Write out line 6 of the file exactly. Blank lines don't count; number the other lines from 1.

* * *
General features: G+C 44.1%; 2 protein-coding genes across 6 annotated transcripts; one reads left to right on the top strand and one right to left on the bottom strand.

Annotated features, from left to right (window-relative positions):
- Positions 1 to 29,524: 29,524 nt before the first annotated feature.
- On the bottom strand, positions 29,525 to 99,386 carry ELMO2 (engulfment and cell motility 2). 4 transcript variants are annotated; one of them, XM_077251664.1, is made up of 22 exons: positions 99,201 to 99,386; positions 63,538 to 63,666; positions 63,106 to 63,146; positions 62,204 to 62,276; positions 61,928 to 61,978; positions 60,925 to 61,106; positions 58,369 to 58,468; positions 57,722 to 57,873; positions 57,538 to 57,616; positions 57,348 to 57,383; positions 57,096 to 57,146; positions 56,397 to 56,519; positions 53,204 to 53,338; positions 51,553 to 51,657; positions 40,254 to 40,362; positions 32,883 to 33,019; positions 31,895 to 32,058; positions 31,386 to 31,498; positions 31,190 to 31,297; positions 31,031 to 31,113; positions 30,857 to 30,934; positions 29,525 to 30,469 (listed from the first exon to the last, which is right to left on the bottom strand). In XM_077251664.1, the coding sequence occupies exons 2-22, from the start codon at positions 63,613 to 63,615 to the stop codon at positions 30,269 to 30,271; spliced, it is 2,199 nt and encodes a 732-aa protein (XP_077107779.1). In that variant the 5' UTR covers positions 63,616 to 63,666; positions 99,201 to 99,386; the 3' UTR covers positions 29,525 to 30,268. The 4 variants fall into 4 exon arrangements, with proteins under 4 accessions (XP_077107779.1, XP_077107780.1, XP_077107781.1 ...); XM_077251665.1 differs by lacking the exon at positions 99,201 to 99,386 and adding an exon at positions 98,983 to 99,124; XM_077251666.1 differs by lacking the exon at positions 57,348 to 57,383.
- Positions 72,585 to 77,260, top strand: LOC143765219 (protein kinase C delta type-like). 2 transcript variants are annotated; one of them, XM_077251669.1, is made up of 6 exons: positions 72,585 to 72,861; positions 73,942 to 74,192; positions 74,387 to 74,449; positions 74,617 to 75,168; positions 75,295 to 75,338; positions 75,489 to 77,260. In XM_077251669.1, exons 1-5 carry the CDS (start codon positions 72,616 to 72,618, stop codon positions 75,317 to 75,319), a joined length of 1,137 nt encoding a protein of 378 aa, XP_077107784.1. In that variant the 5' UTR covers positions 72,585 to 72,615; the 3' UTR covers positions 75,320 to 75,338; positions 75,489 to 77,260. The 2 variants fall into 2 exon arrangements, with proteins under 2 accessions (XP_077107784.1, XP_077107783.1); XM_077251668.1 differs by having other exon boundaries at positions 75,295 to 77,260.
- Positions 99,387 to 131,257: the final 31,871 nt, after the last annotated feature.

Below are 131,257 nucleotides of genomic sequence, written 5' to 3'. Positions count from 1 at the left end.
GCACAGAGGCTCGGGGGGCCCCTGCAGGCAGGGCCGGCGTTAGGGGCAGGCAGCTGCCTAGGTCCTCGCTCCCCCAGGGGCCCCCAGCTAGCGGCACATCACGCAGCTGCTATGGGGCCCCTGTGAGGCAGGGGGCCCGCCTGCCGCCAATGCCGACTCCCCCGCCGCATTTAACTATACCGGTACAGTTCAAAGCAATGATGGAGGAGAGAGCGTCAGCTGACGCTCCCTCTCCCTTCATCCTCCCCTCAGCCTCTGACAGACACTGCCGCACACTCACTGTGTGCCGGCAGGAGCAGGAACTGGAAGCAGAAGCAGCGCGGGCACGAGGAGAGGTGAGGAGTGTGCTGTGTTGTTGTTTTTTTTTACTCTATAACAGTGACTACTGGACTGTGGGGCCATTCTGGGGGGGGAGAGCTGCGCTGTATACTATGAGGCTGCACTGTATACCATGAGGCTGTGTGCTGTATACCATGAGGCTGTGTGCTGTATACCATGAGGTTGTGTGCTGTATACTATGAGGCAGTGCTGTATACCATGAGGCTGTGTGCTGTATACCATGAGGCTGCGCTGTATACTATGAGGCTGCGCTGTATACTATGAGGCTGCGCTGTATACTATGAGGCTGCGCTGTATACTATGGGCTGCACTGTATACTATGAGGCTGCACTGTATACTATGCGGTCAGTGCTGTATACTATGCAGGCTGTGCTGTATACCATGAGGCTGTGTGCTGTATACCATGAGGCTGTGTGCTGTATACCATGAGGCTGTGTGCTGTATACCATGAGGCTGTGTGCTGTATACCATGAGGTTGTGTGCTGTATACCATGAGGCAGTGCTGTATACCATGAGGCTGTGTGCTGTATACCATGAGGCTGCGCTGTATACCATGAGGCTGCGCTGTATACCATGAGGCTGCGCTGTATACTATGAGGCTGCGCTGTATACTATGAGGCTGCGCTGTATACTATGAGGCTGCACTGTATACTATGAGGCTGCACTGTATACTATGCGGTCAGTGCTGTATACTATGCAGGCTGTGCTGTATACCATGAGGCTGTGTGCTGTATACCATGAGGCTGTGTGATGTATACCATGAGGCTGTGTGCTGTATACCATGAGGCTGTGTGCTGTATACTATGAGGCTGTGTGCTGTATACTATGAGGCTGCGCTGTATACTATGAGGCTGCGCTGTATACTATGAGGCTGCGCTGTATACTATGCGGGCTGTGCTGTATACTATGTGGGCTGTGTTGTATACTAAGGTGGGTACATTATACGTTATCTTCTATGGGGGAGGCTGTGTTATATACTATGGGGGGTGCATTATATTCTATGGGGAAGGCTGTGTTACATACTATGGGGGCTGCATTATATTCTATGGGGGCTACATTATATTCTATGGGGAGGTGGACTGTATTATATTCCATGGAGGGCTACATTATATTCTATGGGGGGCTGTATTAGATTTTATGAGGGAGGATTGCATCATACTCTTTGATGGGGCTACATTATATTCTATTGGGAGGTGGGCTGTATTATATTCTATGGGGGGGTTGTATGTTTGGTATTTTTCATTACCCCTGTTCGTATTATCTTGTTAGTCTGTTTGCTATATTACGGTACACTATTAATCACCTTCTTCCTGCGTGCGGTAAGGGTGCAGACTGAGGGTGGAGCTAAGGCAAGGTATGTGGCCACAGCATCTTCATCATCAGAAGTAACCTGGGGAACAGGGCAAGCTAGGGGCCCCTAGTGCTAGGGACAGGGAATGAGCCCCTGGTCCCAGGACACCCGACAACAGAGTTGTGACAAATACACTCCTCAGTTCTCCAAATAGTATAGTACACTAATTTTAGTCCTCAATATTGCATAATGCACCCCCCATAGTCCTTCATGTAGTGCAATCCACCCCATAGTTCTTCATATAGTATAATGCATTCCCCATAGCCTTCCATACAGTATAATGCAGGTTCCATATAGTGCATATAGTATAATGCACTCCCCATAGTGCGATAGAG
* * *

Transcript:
- Positions 99,387 to 131,257: the final 31,871 nt, after the last annotated feature.